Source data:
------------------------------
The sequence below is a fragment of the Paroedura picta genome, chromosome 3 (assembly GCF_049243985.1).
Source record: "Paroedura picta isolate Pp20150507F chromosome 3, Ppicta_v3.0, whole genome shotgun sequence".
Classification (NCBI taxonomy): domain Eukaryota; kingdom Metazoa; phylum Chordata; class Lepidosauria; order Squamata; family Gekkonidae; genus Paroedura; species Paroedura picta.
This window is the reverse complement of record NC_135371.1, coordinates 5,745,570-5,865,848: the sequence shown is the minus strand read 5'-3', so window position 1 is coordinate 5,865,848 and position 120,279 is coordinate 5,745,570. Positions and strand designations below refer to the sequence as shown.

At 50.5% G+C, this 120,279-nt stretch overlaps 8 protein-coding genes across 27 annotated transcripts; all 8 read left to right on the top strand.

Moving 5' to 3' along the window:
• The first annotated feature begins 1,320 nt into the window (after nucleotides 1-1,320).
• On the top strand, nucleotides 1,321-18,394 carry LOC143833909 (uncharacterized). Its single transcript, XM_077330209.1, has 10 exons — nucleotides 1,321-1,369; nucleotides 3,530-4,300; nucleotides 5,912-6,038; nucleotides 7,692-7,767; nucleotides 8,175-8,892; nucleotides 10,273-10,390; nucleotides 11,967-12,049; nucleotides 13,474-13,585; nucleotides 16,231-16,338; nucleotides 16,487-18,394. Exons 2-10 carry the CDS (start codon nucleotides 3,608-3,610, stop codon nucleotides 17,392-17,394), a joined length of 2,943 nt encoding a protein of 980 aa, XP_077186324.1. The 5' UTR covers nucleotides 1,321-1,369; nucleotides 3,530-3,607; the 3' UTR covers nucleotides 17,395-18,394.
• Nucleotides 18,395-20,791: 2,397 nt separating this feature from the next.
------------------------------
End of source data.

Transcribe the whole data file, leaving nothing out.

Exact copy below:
The sequence below is a fragment of the Paroedura picta genome, chromosome 3 (assembly GCF_049243985.1).
Source record: "Paroedura picta isolate Pp20150507F chromosome 3, Ppicta_v3.0, whole genome shotgun sequence".
Classification (NCBI taxonomy): domain Eukaryota; kingdom Metazoa; phylum Chordata; class Lepidosauria; order Squamata; family Gekkonidae; genus Paroedura; species Paroedura picta.
This window is the reverse complement of record NC_135371.1, coordinates 5,745,570-5,865,848: the sequence shown is the minus strand read 5'-3', so window position 1 is coordinate 5,865,848 and position 120,279 is coordinate 5,745,570. Positions and strand designations below refer to the sequence as shown.

At 50.5% G+C, this 120,279-nt stretch overlaps 8 protein-coding genes across 27 annotated transcripts; all 8 read left to right on the top strand.

Moving 5' to 3' along the window:
• The first annotated feature begins 1,320 nt into the window (after nucleotides 1-1,320).
• On the top strand, nucleotides 1,321-18,394 carry LOC143833909 (uncharacterized). Its single transcript, XM_077330209.1, has 10 exons — nucleotides 1,321-1,369; nucleotides 3,530-4,300; nucleotides 5,912-6,038; nucleotides 7,692-7,767; nucleotides 8,175-8,892; nucleotides 10,273-10,390; nucleotides 11,967-12,049; nucleotides 13,474-13,585; nucleotides 16,231-16,338; nucleotides 16,487-18,394. Exons 2-10 carry the CDS (start codon nucleotides 3,608-3,610, stop codon nucleotides 17,392-17,394), a joined length of 2,943 nt encoding a protein of 980 aa, XP_077186324.1. The 5' UTR covers nucleotides 1,321-1,369; nucleotides 3,530-3,607; the 3' UTR covers nucleotides 17,395-18,394.
• Nucleotides 18,395-20,791: 2,397 nt separating this feature from the next.